I’m busy. Also, a Poem about Cancer.

On Tuesdays, I normally write a post about evolution or science.  Unfortunately,  I’m swamped this week.  My in-laws, parents, and sister are all visiting for my graduation from UMD.  Consequently, my wife and I are cranking out lab-work right now so we can actually spend time with our families later.  So no new post this week.  I’ll pick it up again next week when I critique of my own recent paper in BMC Evolutionary Biology. Continue reading


Judy Wexler: World’s Record Holder for Human-Powered Flight

This is a photo of Judy Wexler, a researcher with our cichlid genetics lab at UMD and an accomplished cyclist.  She is now the world’s record holder for pilot of a human-powered helicopter.  She is also the first female human-powered helicopter pilot.  Congratulations Judy! Continue reading


Book Review: The Power and the Glory, by Graham Greene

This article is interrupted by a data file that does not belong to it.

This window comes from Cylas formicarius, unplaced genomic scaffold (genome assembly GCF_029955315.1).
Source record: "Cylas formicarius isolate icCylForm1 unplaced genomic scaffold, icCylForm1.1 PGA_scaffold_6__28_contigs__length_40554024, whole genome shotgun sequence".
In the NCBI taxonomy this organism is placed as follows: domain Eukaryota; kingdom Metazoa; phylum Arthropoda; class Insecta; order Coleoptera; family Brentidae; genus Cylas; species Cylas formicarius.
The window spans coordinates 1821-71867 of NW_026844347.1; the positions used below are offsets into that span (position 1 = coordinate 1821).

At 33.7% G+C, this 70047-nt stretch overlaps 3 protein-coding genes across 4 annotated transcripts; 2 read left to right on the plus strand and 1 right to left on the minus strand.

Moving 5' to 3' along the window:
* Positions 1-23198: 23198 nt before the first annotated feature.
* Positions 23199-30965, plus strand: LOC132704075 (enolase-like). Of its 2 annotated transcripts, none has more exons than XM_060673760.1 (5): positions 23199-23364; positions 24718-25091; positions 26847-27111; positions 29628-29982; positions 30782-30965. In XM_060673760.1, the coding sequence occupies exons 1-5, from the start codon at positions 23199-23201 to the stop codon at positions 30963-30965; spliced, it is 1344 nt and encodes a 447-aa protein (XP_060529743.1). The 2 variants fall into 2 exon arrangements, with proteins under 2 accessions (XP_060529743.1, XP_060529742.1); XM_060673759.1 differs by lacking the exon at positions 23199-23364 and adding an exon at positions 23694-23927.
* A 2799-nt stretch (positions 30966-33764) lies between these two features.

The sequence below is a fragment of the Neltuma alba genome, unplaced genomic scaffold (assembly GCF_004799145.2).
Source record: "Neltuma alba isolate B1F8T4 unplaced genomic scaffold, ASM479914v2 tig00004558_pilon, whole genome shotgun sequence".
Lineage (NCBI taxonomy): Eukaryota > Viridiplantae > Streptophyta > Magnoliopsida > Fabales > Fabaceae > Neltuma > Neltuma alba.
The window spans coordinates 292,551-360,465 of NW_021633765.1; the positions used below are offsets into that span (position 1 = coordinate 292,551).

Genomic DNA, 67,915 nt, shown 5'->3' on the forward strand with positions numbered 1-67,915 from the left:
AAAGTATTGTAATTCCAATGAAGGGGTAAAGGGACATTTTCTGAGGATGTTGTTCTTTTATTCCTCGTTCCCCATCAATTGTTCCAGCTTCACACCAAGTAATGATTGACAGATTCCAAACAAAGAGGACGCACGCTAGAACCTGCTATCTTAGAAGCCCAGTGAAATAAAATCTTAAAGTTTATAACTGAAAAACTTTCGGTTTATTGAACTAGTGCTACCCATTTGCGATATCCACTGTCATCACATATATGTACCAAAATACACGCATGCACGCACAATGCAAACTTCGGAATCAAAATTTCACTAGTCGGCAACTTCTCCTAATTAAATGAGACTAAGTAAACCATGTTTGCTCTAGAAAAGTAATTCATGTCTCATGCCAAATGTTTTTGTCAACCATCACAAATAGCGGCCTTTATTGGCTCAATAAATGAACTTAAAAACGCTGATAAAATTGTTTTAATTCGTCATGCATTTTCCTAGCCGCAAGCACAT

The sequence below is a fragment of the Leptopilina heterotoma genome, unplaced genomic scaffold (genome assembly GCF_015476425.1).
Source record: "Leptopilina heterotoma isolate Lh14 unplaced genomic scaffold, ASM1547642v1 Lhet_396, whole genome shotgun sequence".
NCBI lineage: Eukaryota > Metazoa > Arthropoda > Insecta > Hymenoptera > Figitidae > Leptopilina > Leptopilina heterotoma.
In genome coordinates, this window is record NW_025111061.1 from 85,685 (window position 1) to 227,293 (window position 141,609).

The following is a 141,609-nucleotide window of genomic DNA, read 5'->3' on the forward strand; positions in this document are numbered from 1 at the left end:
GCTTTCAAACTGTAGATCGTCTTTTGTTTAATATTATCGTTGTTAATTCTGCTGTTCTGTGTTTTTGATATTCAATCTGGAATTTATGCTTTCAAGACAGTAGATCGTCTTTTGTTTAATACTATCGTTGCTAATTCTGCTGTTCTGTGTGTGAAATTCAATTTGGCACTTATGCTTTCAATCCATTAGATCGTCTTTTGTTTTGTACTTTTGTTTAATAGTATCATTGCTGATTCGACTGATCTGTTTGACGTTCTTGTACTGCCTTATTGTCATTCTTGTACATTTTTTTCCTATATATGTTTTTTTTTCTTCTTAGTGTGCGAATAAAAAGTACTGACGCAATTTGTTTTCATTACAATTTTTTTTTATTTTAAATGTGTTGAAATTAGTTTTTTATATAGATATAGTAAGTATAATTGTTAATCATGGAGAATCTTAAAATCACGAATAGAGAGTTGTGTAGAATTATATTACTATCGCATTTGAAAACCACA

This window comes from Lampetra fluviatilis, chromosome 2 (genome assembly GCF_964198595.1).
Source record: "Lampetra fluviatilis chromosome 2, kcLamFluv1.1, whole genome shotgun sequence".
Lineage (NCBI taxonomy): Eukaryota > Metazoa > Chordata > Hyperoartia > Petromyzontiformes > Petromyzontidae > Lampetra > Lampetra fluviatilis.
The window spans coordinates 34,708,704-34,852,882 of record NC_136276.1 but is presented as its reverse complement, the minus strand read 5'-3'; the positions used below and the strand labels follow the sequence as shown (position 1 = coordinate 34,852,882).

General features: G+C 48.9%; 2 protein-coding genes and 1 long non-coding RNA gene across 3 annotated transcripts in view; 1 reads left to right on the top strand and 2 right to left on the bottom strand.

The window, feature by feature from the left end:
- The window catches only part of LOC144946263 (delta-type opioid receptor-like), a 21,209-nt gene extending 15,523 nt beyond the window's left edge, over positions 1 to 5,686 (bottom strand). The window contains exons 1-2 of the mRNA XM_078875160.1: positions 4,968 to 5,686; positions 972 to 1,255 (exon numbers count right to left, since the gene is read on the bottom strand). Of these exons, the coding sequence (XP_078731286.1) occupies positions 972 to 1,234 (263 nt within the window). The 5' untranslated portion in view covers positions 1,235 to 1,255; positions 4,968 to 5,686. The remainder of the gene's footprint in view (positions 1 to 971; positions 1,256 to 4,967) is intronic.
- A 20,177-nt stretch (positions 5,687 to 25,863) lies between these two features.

On Monday I finished reading Graham Greene’s The Power and the Glory.  It is Graham’s masterpiece, the story of a nameless priest that is hunted by socialist “red shirts” after Catholicism is outlawed in Mexico during the 1930s. Continue reading


Evolution Education: Zack Kopplin is my Hero

Louisiana does not have the best relationship with evolution — I should know;  I grew up there.  In fact, a challenge to Louisiana’s equal-time law for “evolution-science” and “creation-science” led to the seminal 1987 US Supreme Court decision that “creation science” is not science but religious dogma, and therefore could not be taught in public classrooms. Continue reading


Caturday: Laundry Day

Caturday is Laundry day.

Frank the Cat always helps.

Especially with the whites.

Thanks, Frank.


Book Review: The Barracks Thief, by Tobias Wolff

On Saturday I finished reading The Barracks Thief by Tobias Wolff.  The Barracks Thief is Wolff’s first novel/novella, published in 1984.  In 1985, it was award the PEN/Faulkner Award for the year’s best fiction.

I’ve been reading a lot of first novels lately as I edit and rewrite my own.  These “firsts” are usually short, sweet, and rough around the edges.  The Barracks Thief is no exception. Continue reading